Agricultural Marketing Service, USDA.
This proposed rule would update the Patents, Copyrights, Trademarks, and Information Language (IP) of the Egg Research and Promotion Rules and Regulations (Regulations). The proposed amendment would model current commodity research and promotion program orders created under the Commodity Promotion, Research, and Information Act of 1996.
Comments must be received by May 16, 2016.
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FOR FURTHER INFORMATION CONTACT:
Kenneth R. Payne, Research and Promotion Division; Livestock, Poultry, and Seed Program; AMS, USDA; 1400 Independence Avenue SW., Room 2096-S; Washington, DC 20250; telephone: (202) 720-5705; fax (202) 720-1125; or email: Kenneth.Payne@ams.usda.gov.
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Executive Order 12866
The Office of Management and Budget (OMB) has waived the review process required by Executive Order 12866 for this action.
This proposed rule was reviewed under Executive Order 12988, Civil Justice Reform. It is not intended to have a retroactive effect. This action would not preempt any State or local laws, regulations, or policies unless they present an irreconcilable conflict with this proposed rule. The Egg Research and Consumer Information Act (Act), 7 U.S.C. 2701 et seq., provides that administrative proceedings be filed before parties may consider suit in court. Under section 14 of the Act, 7 U.S.C. 2713, a person subject to the Egg Promotion and Research Order (Order) may file a petition with the U.S. Department of Agriculture (USDA) stating that the Order, any provision of the Order, or any obligation imposed in connection with the Order, is not in accordance with the law and request a modification of the Order or an exemption from the Order. The petitioner is afforded the opportunity for a hearing on the petition. After a hearing, USDA would rule on the petition. The Act provides that district courts of the United States in any district in which such person is an inhabitant, or has their principal place of business, has jurisdiction to review USDA's ruling on the petition, if a complaint for this purpose is filed within 20 days after the date of the entry of the ruling.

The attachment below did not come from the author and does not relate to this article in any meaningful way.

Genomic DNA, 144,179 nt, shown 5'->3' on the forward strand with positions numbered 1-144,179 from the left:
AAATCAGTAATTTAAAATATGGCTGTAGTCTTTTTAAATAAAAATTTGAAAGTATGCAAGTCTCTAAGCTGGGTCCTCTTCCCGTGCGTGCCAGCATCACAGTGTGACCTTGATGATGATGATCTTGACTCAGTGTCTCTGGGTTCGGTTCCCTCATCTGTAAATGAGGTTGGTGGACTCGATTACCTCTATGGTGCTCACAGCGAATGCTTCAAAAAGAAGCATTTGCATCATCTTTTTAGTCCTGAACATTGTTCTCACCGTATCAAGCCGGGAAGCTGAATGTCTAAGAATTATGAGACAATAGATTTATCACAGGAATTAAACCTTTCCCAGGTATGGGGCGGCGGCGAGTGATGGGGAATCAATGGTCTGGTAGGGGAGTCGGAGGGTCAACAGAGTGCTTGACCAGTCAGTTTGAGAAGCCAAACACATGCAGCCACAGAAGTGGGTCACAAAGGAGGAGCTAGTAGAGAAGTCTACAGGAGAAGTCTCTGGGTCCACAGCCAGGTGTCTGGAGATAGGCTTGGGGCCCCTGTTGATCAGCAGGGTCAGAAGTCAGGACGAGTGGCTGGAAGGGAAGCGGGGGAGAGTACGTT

Regulatory Flexibility Act
In accordance with the Regulatory Flexibility Act (RFA) [5 U.S.C. 601-612], the Agricultural Marketing Service (AMS) has determined that this rule will not have a significant economic impact on a substantial number of small entities as defined by RFA. The purpose of RFA is to fit regulatory action to scale on businesses subject to such action so that small businesses will not be disproportionately burdened. As such, these changes will not impose a significant impact on persons subject to the program.
According to the American Egg Board (Board), around 181 producers are subject to the provisions of the Order, including paying assessments. Under the current Order, producers in the 48 contiguous United States and the District of Columbia who own more than 75,000 laying hens each currently pay a mandatory assessment of 10 cents per 30-dozen case of eggs. Handlers are Start Printed Page 14022responsible for collecting and remitting assessments to the Board. There are approximately 138 egg handlers who collect assessments. Assessments under the program are used by the Board to finance promotion, research, and consumer information programs designed to increase consumer demand for eggs in domestic and international markets.
In 13 CFR part 121, the Small Business Administration (SBA) defines small agricultural producers as those having annual receipts of no more than $750,000 and small agricultural service firms as those having annual receipts of no more than $7 million. Under this definition, the vast majority of the egg producers that would be affected by this rulemaking would not be considered small entities. Producers owning 75,000 or fewer laying hens are eligible to be exempt from this program. This rulemaking does not impose additional recordkeeping requirements on egg producers or collecting handlers. There are no federal rules that duplicate, overlap, or conflict with this proposed rule.
Paperwork Reduction Act
In accordance with OMB regulation 5 CFR part 1320, which implements the Paperwork Reduction Act of 1995 [44 U.S.C. Chapter 35], the information collection and recordkeeping requirements that are imposed by the Order and Rules and Regulations have been approved previously under OMB control number 0581-0093. This proposed rule does not result in a change to those information collection and recordkeeping requirements.